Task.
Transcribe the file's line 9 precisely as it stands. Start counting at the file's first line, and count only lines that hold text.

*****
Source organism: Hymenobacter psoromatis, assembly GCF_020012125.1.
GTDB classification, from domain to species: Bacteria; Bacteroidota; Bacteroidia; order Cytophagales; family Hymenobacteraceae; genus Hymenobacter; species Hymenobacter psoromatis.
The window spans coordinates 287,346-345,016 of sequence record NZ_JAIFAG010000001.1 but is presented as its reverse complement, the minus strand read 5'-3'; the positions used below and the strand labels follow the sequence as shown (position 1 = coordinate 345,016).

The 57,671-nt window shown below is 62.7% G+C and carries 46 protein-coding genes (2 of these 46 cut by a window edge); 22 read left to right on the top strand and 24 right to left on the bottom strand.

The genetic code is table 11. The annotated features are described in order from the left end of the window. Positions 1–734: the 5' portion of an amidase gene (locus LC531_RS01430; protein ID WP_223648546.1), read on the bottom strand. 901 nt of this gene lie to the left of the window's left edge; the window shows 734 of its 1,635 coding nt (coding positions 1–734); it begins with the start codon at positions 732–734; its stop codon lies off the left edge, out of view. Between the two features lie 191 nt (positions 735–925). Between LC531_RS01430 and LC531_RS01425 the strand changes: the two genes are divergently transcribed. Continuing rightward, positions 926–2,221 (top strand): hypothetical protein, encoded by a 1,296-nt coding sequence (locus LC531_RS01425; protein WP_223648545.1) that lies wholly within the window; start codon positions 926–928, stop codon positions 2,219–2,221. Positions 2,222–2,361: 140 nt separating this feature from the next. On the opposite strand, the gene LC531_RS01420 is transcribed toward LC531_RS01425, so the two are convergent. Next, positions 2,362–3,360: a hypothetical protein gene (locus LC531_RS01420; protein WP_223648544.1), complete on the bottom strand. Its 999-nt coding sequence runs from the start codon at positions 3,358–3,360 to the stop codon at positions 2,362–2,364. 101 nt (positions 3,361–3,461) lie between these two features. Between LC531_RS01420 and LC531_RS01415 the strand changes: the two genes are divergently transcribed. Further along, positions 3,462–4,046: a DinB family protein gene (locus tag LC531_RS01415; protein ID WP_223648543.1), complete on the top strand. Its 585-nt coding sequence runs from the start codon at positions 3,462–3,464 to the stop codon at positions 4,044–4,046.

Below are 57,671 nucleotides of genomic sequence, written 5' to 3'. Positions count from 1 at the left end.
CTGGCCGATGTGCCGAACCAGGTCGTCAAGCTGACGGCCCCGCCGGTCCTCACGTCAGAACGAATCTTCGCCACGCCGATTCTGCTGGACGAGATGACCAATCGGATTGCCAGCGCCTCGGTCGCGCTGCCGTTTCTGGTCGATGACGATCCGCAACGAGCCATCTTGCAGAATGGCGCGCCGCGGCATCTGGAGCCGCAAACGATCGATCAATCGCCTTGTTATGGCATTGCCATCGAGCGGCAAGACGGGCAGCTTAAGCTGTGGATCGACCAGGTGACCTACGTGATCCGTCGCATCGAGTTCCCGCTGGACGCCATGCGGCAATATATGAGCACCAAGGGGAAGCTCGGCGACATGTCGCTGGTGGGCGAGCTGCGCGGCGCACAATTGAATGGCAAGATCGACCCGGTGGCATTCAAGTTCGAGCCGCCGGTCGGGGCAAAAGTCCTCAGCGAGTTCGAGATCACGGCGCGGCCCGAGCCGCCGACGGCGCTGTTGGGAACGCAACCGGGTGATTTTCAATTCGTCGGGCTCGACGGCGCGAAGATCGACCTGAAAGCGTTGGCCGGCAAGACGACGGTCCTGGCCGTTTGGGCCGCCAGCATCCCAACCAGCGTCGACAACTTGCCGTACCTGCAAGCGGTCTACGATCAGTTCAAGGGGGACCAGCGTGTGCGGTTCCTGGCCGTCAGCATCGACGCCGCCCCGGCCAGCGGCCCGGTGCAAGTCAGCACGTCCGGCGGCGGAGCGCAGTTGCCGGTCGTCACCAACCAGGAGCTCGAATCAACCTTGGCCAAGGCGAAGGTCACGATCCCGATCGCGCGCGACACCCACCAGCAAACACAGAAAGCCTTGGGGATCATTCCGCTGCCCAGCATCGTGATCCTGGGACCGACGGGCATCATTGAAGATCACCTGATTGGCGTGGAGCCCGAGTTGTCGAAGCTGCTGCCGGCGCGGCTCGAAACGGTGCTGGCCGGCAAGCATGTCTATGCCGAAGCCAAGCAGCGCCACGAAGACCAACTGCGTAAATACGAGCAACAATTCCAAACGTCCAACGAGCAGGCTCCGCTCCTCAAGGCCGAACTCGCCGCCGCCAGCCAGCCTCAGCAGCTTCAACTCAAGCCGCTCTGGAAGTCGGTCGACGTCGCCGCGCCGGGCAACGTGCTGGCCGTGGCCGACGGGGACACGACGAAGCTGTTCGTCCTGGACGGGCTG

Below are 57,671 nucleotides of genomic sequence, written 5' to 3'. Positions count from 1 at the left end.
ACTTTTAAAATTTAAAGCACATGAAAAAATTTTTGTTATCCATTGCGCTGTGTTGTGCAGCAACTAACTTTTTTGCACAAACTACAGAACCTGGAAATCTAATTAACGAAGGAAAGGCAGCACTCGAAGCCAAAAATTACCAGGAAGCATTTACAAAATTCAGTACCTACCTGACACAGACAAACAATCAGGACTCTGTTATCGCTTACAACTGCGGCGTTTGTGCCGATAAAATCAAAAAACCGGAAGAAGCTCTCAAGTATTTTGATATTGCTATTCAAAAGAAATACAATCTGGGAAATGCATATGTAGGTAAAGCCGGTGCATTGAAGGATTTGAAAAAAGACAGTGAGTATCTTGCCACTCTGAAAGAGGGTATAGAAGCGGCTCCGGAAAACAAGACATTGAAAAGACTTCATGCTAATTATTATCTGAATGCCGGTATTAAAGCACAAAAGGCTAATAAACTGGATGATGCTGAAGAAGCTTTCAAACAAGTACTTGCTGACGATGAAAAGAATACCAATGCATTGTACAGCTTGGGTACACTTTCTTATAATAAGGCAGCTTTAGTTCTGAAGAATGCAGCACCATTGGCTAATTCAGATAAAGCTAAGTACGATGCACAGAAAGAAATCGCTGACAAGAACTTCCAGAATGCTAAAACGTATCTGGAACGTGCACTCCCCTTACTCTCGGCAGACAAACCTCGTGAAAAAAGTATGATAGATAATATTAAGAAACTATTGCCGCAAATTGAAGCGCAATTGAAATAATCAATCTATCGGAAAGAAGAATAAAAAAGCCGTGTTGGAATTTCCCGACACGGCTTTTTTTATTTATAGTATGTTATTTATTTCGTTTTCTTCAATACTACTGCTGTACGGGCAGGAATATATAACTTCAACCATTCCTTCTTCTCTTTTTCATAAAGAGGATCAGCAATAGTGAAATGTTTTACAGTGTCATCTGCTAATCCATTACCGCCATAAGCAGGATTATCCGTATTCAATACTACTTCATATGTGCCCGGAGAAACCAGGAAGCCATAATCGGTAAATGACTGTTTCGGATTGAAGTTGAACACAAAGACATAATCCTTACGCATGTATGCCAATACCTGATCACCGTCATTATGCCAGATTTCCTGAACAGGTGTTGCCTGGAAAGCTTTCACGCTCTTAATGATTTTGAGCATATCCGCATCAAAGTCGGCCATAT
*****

ACTTTTAAAATTTAAAGCACATGAAAAAATTTTTGTTATCCATTGCGCTGTGTTGTGCAGCAACTAACTTTTTTGCACAAACTACAGAACCTGGAAATCTAATTAACGAAGGAAAGGCAGCACTCGAAGCCAAAAATTACCAGGAAGCATTTACAAAATTCAGTACCTACCTGACACAGACAAACAATCAGGACTCTGTTATCGCTTACAACTGCGGCGTTTGTGCCGATAAAATCAAAAAACCGGAAGAAGCTCTCAAGTATTTTGATATTGCTATTCAAAAGAAATACAATCTGGGAAATGCATATGTAGGTAAAGCCGGTGCATTGAAGGATTTGAAAAAAGACAGTGAGTATCTTGCCACTCTGAAAGAGGGTATAGAAGCGGCTCCGGAAAACAAGACATTGAAAAGACTTCATGCTAATTATTATCTGAATGCCGGTATTAAAGCACAAAAGGCTAATAAACTGGATGATGCTGAAGAAGCTTTCAAACAAGTACTTGCTGACGATGAAAAGAATACCAATGCATTGTACAGCTTGGGTACACTTTCTTATAATAAGGCAGCTTTAGTTCTGAAGAATGCAGCACCATTGGCTAATTCAGATAAAGCTAAGTACGATGCACAGAAAGAAATCGCTGACAAGAACTTCCAGAATGCTAAAACGTATCTGGAACGTGCACTCCCCTTACTCTCGGCAGACAAACCTCGTGAAAAAAGTATGATAGATAATATTAAGAAACTATTGCCGCAAATTGAAGCGCAATTGAAATAATCAATCTATCGGAAAGAAGAATAAAAAAGCCGTGTTGGAATTTCCCGACACGGCTTTTTTTATTTATAGTATGTTATTTATTTCGTTTTCTTCAATACTACTGCTGTACGGGCAGGAATATATAACTTCAACCATTCCTTCTTCTCTTTTTCATAAAGAGGATCAGCAATAGTGAAATGTTTTACAGTGTCATCTGCTAATCCATTACCGCCATAAGCAGGATTATCCGTATTCAATACTACTTCATATGTGCCCGGAGAAACCAGGAAGCCATAATCGGTAAATGACTGTTTCGGATTGAAGTTGAACACAAAGACATAATCCTTACGCATGTATGCCAATACCTGATCACCGTCATTATGCCAGATTTCCTGAACAGGTGTTGCCTGGAAAGCTTTCACGCTCTTAATGATTTTGAGCATATCCGCATCAAAGTCGGCCATAT